Portland, OR

Suit asks insurance for disabled homeowners with pit bulls

June 22, 2015
People with disabilities shouldn't be turned down for homeowners insurance just because they have pit bulls for service dogs, a federal court lawsuit filed in Oregon says.
     Undercover testers who told an insurance company they had disabilities and used pit bulls for "assistance animals" couldn't get a price quote, even for animals a doctor had approved or that had no history of aggression, the lawsuit says.
     The lawsuit knits two strands in the stories of Americans and their animals: the long-running scrap over pit bulls and tensions over the evolving, expanding role of service animals.
     Pit pulls, and some other breeds, have a reputation for aggressive behavior and sometimes are prohibited or restricted - one website lists 700 cities that do. In response, some states have pre-empted local authority to pass "breed-specific legislation." The American Society for the Prevention of Cruelty to Animals lists 18 states.

Despite 'troubling' fair-housing results, Portland to cut back on testing

April 21, 2015
A new report confirms that black and Latino renters continue to face disproportionate barriers in Portland's rental market four years after city officials pledged to eliminate housing discrimination.
     Undercover testing determined that landlords gave preferential treatment to white prospective renters in 12 of 25 cases, or 48 percent of tests, according to results released Tuesday by the Portland Housing Bureau.
     The testing also found that people with disabilities and families with children faced barriers but at levels far below those for people of color. Testing found differential treatment in seven of 26 cases, or 27 percent of tests. (See full results at the end of this story)

Portland State University to change disability practices and pay more than 160,000 in discrimination suit

February 16, 2014
The Fair Housing Council of Oregon (FHCO) announced today that a Consent Decree has been signed by U.S. District Court, District of Oregon Judge Michael Simon, approving a settlement of more than $160,000 in a disability discrimination case against Portland State University (PSU).
     PSU agreed to sign the Consent Decree and pay $142,500 to Cindy Leland and the FHCO, the identified Plaintiffs in the case, for discriminating against Leland and infringing her legal right to the use of her service animal within university dormitories and required course classrooms. FHCO alleged that PSU had a pattern and practice of discriminating against disabled students who lived in dormitories.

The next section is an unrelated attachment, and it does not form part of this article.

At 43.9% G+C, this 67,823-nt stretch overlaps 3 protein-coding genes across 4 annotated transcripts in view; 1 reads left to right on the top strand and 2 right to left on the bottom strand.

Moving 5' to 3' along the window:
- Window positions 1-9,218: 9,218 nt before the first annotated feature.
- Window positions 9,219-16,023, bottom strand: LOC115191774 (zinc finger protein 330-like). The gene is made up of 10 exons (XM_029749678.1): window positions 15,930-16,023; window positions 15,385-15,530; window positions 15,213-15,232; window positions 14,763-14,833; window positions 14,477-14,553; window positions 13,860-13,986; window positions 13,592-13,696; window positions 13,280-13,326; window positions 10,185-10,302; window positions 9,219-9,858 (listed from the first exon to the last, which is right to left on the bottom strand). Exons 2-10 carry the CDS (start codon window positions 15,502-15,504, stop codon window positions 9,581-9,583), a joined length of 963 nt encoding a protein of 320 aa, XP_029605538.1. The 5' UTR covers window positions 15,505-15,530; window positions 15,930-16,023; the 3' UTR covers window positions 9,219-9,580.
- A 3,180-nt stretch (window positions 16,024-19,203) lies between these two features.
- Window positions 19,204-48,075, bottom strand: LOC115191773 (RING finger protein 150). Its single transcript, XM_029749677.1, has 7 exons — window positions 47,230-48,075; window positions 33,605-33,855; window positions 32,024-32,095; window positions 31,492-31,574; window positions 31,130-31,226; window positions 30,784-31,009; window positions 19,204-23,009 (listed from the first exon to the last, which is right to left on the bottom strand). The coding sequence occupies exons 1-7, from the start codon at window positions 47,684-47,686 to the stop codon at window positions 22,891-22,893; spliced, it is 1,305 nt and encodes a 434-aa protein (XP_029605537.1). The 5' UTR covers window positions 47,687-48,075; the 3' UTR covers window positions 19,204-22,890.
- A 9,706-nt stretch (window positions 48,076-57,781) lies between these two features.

The action, originally filed on April 20, 2012, has resulted in a first of its kind, university-wide resolution related to discrimination of college students based on disability in Oregon and the United States, and requires that PSU revise disability related policies to ensure they are compliant with the Fair Housing Act (FHA) and the American with Disabilities Act (ADA).

Unlawful discrimination settlement reached

August 23, 2012
The Oregon Bureau of Labor and Industries (BOLI) has ended an unlawful discrimination lawsuit against an apartment complex in northeast Portland.
     The lawsuit claimed the owners and operators of the Fantasy Apartments, now Skylark Apartments, would not allow a 9-year-old boy with depression and anxiety disorders to have a companion dog, even with a doctor's recommendation.
     The settlement agreement includes a $75,000 monetary payment. The apartment staff must now undergo new training and monitoring by the state Civil Rights Division at BOLI.

Portland tour showcasing discrimination, segregation warns riders to 'Buckle up'

July 07, 2012
The tour is called "Fasten Your Seat Belts ... It's Been Bumpy Ride," which is ironic because the Blue Star bus that carried 30 passengers around Portland on Saturday didn't have any seat belts. But there were jolting moments in an itinerary designed to show some of the highlights -- or lowlights -- in the city's history of discrimination.
     First stop: A statue of Martin Luther King Jr. outside the Oregon Convention Center. In 1968, shortly after King's assassination, Congress passed the landmark Fair Housing Act. But a recent investigation by The Oregonian found decisions by local government and agencies have meant the Portland area has failed to fulfill the goal set out 44 years ago: to replace segregated neighborhoods with something better.